At The Guardian, Tom Phillips reports the firing of a Xinjiang newspaper editor over his public criticism of government policy in the region:
Zhao Xinwei, the editor of the state-run Xinjiang Daily newspaper, was removed from his job and expelled from the party after an investigation found him guilty of “improperly” discussing, and publicly opposing, government policy in China’s violence-stricken west.
The former editor’s “words and deeds” had gone against government attempts to rein in religious extremism and terrorism, the official China News Service agency reported on Monday.
[…] Zhao, who joined the party in 1984 and became the newspaper’s editor in 2011, had also been caught accepting bribes, wasting public money and “turning a deaf ear to wrongdoing” in his organisation, the report added.
Zhao’s removal from the job and the Communist party comes just over a week after Beijing unveiled harsh new rules banning party members from “making groundless comments on national policies”. [Source]
Amnesty’s Nicholas Bequelin suggests that Zhao may have been targeted because of his affiliation with fallen domestic security chief Zhou Yongkang.
[Updated at 09:13 PST on Nov 2, 2015: La Trobe University’s James Leibold discussed this possibility with The New York Times.]
It is increasingly easy for journalists to find trouble without going as far as openly questioning the authorities or getting entangled in factional politics. At the Committee to Protect Journalists, Yaqiu Wang highlights new and harsher penalties for spreading “false news”:
China’s journalists and bloggers, already under threat of persecution, face new risks from Monday, when amendments to the country’s criminal law come into effect. Under the amendment, passed in August by legislative body the National People’s Congress, those convicted of spreading false news about disasters or epidemics will face harsh penalties.
The clause added to Article 291 threatens a prison sentence of up to seven years for fabricating false information related to “hazards, epidemics, disasters, and situations involving police” or intentionally disseminating such false information that causes “serious social disorder.”
[…] “Anti-rumormongering laws are never really about deterring the spread of rumors per se,” said a Chinese journalist, who asked to remain anonymous for fear of reprisal. The journalist showed CPJ a report widely shared in China this month that wrongfully reported the death of a famous songwriter. The story first appeared on social media, and many news organizations, including CCTV, reported on it. The journalist pointed out the lack of official reaction to the false news and told CPJ the Chinese government does not appear to care about the spread of false information that is not politically sensitive. “Anti-rumormongering laws are intended to deter people from saying things the government doesn’t like. It is to create an atmosphere of fear,” the journalist said. [Source]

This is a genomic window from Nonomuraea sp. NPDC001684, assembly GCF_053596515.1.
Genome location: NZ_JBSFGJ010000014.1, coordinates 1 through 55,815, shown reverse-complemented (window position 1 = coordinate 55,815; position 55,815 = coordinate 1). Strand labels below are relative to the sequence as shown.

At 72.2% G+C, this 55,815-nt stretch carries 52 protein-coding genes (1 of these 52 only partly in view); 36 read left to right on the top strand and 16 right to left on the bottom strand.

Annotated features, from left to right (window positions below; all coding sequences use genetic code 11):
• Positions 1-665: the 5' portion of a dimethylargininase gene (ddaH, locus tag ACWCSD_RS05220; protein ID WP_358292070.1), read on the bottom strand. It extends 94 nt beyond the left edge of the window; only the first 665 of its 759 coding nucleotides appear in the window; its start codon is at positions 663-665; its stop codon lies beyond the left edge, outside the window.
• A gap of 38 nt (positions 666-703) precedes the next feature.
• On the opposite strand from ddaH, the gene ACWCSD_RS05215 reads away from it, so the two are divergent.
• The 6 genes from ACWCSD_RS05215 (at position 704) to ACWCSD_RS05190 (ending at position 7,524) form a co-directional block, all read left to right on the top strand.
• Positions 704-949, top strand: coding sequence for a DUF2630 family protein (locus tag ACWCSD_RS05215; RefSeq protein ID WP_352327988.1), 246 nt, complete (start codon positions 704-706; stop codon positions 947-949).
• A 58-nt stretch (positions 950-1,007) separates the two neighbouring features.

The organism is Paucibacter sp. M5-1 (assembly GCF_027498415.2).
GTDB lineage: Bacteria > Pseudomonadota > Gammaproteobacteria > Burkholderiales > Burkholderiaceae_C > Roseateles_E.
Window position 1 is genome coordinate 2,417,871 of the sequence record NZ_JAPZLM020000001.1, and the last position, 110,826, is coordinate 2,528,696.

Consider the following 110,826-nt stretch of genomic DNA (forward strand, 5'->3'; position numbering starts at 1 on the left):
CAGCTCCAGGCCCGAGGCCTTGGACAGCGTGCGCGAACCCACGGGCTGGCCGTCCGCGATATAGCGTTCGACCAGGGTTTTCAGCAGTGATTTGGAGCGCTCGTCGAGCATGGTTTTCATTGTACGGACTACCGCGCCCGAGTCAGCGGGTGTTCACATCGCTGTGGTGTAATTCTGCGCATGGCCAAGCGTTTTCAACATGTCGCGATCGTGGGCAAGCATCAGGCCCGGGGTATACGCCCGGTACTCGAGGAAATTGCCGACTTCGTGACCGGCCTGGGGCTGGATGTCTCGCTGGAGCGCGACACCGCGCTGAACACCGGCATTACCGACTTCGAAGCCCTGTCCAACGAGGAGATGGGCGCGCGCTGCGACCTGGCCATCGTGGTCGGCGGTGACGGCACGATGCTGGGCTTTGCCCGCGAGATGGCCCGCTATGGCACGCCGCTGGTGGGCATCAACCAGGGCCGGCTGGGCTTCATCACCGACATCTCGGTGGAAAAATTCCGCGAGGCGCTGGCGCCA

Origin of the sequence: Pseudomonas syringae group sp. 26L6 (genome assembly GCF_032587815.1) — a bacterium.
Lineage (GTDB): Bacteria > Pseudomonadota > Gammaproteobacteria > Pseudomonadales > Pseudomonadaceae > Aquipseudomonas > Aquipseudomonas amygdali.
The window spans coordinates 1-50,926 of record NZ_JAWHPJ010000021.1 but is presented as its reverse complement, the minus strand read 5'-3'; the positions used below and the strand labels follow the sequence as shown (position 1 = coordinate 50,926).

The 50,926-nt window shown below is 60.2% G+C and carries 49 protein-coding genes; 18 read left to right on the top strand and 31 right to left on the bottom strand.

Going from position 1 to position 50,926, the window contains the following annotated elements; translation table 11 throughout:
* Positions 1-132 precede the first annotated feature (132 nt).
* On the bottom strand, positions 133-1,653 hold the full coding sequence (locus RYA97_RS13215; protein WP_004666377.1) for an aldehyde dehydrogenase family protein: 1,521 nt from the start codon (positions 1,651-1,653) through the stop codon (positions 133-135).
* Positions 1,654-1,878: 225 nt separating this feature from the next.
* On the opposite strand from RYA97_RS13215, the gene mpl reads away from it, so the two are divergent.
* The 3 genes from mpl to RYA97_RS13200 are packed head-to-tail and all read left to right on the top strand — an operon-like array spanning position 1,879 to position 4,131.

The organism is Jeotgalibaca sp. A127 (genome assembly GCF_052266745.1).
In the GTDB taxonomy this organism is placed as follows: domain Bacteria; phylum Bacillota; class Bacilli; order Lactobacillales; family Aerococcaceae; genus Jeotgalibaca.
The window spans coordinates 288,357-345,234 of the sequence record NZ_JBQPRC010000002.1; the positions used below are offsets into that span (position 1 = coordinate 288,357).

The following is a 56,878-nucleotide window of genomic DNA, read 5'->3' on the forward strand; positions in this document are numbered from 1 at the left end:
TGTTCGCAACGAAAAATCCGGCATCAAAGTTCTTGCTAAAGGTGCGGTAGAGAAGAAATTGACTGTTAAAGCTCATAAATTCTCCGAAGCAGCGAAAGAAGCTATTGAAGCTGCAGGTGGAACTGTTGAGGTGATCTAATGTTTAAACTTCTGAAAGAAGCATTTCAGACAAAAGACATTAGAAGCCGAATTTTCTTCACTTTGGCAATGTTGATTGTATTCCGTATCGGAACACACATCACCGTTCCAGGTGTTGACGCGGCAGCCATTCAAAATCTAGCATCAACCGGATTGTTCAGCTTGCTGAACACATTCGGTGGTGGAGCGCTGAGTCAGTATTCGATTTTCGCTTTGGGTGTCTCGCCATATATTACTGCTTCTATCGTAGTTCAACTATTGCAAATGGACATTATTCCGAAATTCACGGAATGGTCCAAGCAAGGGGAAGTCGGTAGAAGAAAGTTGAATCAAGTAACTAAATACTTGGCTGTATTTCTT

Jason Q. Ng examined the government’s politicized battles against rumors at Foreign Affairs last month, zooming in on a key theme of his earlier Citizen Lab report on WeChat censorship:
Throughout modern Chinese history, rumor has been a flexible category that has included not only speculation and falsehoods but also unsanctioned opinions about contemporary events. During the Mao era, the historian Steve Smith has written, rumors were considered to be “any information or opinion at variance with the official construction of reality”—even when that information or opinion was mostly factual. That sensibility has since been codified through regulations such as the State Internet Information Office’s so-called WeChat Articles, which aim to prohibit non-government-approved Web users from posting political news items.
Rules like these allow Chinese officials to take a surprisingly expansive view of what constitutes malicious gossip. State media even compares rumors to drugs, illnesses, and weapons—used by China’s critics, of course, in their efforts to destabilize the country. It was on such grounds that Chinese authorities managed to justify the detention of scores of individuals for promoting “disorder” during China’s recent stock market fall—among them, one journalist who merely opined on possible government responses to the market volatility.
But there is more to China’s crackdown on rumormongering than a simple desire to curtail explicit or implicit criticism of the state. The crackdown is also a strategic attempt to reclaim the commanding heights of mass communication by denigrating unofficial news and commentary outlets, among them the growing number of Chinese bloggers who have millions of followers—making them as influential as some of China’s state newspapers or TV networks. And it is a strike against the potential use of rumors as a tool for political organizing. [Source]